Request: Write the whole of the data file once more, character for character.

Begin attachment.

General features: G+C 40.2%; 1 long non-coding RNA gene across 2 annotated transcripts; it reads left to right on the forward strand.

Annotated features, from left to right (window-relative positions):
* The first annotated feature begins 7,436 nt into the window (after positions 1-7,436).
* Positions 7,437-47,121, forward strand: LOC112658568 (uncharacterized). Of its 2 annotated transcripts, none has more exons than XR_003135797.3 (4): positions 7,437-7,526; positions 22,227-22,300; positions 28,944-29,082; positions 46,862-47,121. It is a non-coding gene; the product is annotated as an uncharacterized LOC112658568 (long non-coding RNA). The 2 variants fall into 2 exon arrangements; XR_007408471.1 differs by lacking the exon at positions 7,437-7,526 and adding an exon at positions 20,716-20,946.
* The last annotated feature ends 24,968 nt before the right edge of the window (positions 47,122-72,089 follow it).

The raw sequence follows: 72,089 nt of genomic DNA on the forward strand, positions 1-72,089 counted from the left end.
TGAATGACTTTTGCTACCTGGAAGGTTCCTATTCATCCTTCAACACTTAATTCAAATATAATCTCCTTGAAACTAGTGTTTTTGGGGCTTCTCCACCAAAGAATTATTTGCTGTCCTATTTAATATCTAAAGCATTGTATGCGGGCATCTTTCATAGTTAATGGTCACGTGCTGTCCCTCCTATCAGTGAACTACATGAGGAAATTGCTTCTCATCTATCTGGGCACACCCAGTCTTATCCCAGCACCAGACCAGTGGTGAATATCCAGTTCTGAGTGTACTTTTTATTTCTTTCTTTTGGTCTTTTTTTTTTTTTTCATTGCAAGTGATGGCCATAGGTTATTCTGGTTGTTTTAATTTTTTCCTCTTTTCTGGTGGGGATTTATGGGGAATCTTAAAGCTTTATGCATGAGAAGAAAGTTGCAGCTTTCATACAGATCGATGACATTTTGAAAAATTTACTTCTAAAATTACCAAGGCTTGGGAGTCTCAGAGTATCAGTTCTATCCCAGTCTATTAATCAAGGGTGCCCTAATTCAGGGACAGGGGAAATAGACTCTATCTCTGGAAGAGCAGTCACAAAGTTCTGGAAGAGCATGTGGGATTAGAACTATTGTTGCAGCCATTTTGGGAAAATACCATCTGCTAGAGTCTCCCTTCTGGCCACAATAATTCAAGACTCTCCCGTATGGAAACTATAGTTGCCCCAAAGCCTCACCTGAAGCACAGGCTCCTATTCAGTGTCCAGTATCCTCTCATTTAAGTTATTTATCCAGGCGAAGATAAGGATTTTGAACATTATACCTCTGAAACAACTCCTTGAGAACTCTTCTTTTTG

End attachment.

General features: G+C 40.2%; 1 long non-coding RNA gene across 2 annotated transcripts; it reads left to right on the forward strand.

Annotated features, from left to right (window-relative positions):
* The first annotated feature begins 7,436 nt into the window (after positions 1-7,436).
* Positions 7,437-47,121, forward strand: LOC112658568 (uncharacterized). Of its 2 annotated transcripts, none has more exons than XR_003135797.3 (4): positions 7,437-7,526; positions 22,227-22,300; positions 28,944-29,082; positions 46,862-47,121. It is a non-coding gene; the product is annotated as an uncharacterized LOC112658568 (long non-coding RNA). The 2 variants fall into 2 exon arrangements; XR_007408471.1 differs by lacking the exon at positions 7,437-7,526 and adding an exon at positions 20,716-20,946.
* The last annotated feature ends 24,968 nt before the right edge of the window (positions 47,122-72,089 follow it).

The raw sequence follows: 72,089 nt of genomic DNA on the forward strand, positions 1-72,089 counted from the left end.
TGAATGACTTTTGCTACCTGGAAGGTTCCTATTCATCCTTCAACACTTAATTCAAATATAATCTCCTTGAAACTAGTGTTTTTGGGGCTTCTCCACCAAAGAATTATTTGCTGTCCTATTTAATATCTAAAGCATTGTATGCGGGCATCTTTCATAGTTAATGGTCACGTGCTGTCCCTCCTATCAGTGAACTACATGAGGAAATTGCTTCTCATCTATCTGGGCACACCCAGTCTTATCCCAGCACCAGACCAGTGGTGAATATCCAGTTCTGAGTGTACTTTTTATTTCTTTCTTTTGGTCTTTTTTTTTTTTTTCATTGCAAGTGATGGCCATAGGTTATTCTGGTTGTTTTAATTTTTTCCTCTTTTCTGGTGGGGATTTATGGGGAATCTTAAAGCTTTATGCATGAGAAGAAAGTTGCAGCTTTCATACAGATCGATGACATTTTGAAAAATTTACTTCTAAAATTACCAAGGCTTGGGAGTCTCAGAGTATCAGTTCTATCCCAGTCTATTAATCAAGGGTGCCCTAATTCAGGGACAGGGGAAATAGACTCTATCTCTGGAAGAGCAGTCACAAAGTTCTGGAAGAGCATGTGGGATTAGAACTATTGTTGCAGCCATTTTGGGAAAATACCATCTGCTAGAGTCTCCCTTCTGGCCACAATAATTCAAGACTCTCCCGTATGGAAACTATAGTTGCCCCAAAGCCTCACCTGAAGCACAGGCTCCTATTCAGTGTCCAGTATCCTCTCATTTAAGTTATTTATCCAGGCGAAGATAAGGATTTTGAACATTATACCTCTGAAACAACTCCTTGAGAACTCTTCTTTTTG